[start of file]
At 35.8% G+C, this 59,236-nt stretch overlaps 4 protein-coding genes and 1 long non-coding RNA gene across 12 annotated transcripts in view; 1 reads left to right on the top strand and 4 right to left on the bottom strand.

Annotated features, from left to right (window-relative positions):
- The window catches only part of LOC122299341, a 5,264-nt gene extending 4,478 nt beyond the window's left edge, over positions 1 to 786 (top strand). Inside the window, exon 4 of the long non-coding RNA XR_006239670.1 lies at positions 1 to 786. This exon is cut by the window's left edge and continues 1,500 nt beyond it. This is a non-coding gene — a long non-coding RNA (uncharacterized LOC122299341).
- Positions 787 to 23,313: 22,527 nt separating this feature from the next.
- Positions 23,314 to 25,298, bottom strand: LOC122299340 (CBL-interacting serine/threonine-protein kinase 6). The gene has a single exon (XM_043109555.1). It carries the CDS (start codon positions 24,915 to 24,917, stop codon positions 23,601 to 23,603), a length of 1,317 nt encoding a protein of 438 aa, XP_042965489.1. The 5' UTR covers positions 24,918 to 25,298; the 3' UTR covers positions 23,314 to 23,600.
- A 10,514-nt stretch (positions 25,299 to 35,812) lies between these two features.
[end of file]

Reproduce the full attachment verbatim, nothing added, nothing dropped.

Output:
At 35.8% G+C, this 59,236-nt stretch overlaps 4 protein-coding genes and 1 long non-coding RNA gene across 12 annotated transcripts in view; 1 reads left to right on the top strand and 4 right to left on the bottom strand.

Annotated features, from left to right (window-relative positions):
- The window catches only part of LOC122299341, a 5,264-nt gene extending 4,478 nt beyond the window's left edge, over positions 1 to 786 (top strand). Inside the window, exon 4 of the long non-coding RNA XR_006239670.1 lies at positions 1 to 786. This exon is cut by the window's left edge and continues 1,500 nt beyond it. This is a non-coding gene — a long non-coding RNA (uncharacterized LOC122299341).
- Positions 787 to 23,313: 22,527 nt separating this feature from the next.
- Positions 23,314 to 25,298, bottom strand: LOC122299340 (CBL-interacting serine/threonine-protein kinase 6). The gene has a single exon (XM_043109555.1). It carries the CDS (start codon positions 24,915 to 24,917, stop codon positions 23,601 to 23,603), a length of 1,317 nt encoding a protein of 438 aa, XP_042965489.1. The 5' UTR covers positions 24,918 to 25,298; the 3' UTR covers positions 23,314 to 23,600.
- A 10,514-nt stretch (positions 25,299 to 35,812) lies between these two features.